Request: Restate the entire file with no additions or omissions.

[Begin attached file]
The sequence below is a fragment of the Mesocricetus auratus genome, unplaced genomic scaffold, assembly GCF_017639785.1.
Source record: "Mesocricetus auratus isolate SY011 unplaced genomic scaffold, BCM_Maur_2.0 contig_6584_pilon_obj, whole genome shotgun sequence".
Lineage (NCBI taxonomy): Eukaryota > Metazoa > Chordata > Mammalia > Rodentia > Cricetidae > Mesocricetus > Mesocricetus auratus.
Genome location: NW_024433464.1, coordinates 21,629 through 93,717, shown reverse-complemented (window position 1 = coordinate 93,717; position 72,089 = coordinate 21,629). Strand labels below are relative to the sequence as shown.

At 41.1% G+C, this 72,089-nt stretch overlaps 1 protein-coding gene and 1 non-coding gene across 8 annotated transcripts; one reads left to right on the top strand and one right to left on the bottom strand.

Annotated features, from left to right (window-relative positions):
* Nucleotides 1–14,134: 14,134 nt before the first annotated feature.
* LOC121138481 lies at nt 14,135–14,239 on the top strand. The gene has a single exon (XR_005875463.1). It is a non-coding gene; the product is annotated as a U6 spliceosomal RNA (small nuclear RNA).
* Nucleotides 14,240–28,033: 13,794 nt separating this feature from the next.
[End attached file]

The sequence below is a fragment of the Mesocricetus auratus genome, unplaced genomic scaffold, assembly GCF_017639785.1.
Source record: "Mesocricetus auratus isolate SY011 unplaced genomic scaffold, BCM_Maur_2.0 contig_6584_pilon_obj, whole genome shotgun sequence".
Lineage (NCBI taxonomy): Eukaryota > Metazoa > Chordata > Mammalia > Rodentia > Cricetidae > Mesocricetus > Mesocricetus auratus.
Genome location: NW_024433464.1, coordinates 21,629 through 93,717, shown reverse-complemented (window position 1 = coordinate 93,717; position 72,089 = coordinate 21,629). Strand labels below are relative to the sequence as shown.

At 41.1% G+C, this 72,089-nt stretch overlaps 1 protein-coding gene and 1 non-coding gene across 8 annotated transcripts; one reads left to right on the top strand and one right to left on the bottom strand.

Annotated features, from left to right (window-relative positions):
* Nucleotides 1–14,134: 14,134 nt before the first annotated feature.
* LOC121138481 lies at nt 14,135–14,239 on the top strand. The gene has a single exon (XR_005875463.1). It is a non-coding gene; the product is annotated as a U6 spliceosomal RNA (small nuclear RNA).
* Nucleotides 14,240–28,033: 13,794 nt separating this feature from the next.